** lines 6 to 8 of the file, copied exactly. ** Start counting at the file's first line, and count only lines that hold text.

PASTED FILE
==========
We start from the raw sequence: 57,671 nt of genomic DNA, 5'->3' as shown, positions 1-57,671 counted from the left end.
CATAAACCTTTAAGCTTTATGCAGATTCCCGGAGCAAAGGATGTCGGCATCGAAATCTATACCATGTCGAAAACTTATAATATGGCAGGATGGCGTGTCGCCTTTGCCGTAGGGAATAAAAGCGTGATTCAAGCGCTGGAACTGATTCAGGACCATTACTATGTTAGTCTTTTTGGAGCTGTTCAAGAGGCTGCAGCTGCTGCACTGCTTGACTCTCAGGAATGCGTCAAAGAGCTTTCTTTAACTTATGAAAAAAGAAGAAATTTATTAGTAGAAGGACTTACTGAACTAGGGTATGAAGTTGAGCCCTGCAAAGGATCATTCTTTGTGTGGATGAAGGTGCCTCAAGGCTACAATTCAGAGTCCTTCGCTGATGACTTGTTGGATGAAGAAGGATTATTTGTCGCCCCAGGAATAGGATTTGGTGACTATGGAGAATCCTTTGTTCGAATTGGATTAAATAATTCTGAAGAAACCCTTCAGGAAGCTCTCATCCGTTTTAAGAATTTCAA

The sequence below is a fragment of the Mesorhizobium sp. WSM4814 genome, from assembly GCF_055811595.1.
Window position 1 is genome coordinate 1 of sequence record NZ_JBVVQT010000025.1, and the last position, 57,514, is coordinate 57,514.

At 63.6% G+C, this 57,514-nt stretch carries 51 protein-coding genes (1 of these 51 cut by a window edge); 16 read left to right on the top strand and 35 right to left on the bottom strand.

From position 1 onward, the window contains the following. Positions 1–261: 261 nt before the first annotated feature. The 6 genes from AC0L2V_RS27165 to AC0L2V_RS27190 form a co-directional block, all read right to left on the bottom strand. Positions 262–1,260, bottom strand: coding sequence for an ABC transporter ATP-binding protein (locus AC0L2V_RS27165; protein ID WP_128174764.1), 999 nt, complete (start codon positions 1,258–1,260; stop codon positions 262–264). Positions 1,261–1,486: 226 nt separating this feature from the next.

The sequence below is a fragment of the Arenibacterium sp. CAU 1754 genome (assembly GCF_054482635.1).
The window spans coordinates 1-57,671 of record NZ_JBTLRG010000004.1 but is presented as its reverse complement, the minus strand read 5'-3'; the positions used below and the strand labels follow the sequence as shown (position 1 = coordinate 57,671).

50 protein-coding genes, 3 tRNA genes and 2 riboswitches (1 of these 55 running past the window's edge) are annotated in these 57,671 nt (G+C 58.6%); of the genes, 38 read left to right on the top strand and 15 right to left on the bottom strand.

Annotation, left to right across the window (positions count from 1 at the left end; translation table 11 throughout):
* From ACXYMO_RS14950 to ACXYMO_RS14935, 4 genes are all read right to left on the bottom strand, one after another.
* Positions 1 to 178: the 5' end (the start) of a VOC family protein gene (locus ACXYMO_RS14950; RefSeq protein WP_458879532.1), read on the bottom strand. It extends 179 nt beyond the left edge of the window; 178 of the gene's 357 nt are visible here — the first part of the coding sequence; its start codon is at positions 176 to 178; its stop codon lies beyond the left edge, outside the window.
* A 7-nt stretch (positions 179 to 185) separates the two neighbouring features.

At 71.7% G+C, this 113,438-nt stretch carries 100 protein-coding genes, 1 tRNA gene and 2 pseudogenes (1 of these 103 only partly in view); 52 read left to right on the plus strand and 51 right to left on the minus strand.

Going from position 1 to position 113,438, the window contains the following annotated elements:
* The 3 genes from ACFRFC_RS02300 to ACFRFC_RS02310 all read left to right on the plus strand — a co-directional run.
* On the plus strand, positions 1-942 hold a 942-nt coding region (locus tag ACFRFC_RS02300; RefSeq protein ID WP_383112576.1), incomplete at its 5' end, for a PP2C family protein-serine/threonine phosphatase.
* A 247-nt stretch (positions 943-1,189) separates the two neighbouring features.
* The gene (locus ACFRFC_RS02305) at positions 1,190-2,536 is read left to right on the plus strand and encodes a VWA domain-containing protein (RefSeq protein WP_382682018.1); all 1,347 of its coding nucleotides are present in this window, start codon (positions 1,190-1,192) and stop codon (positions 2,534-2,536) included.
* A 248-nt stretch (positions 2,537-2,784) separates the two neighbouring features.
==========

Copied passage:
From position 1 onward, the window contains the following. Positions 1–261: 261 nt before the first annotated feature. The 6 genes from AC0L2V_RS27165 to AC0L2V_RS27190 form a co-directional block, all read right to left on the bottom strand. Positions 262–1,260, bottom strand: coding sequence for an ABC transporter ATP-binding protein (locus AC0L2V_RS27165; protein ID WP_128174764.1), 999 nt, complete (start codon positions 1,258–1,260; stop codon positions 262–264). Positions 1,261–1,486: 226 nt separating this feature from the next.

The sequence below is a fragment of the Arenibacterium sp. CAU 1754 genome (assembly GCF_054482635.1).
The window spans coordinates 1-57,671 of record NZ_JBTLRG010000004.1 but is presented as its reverse complement, the minus strand read 5'-3'; the positions used below and the strand labels follow the sequence as shown (position 1 = coordinate 57,671).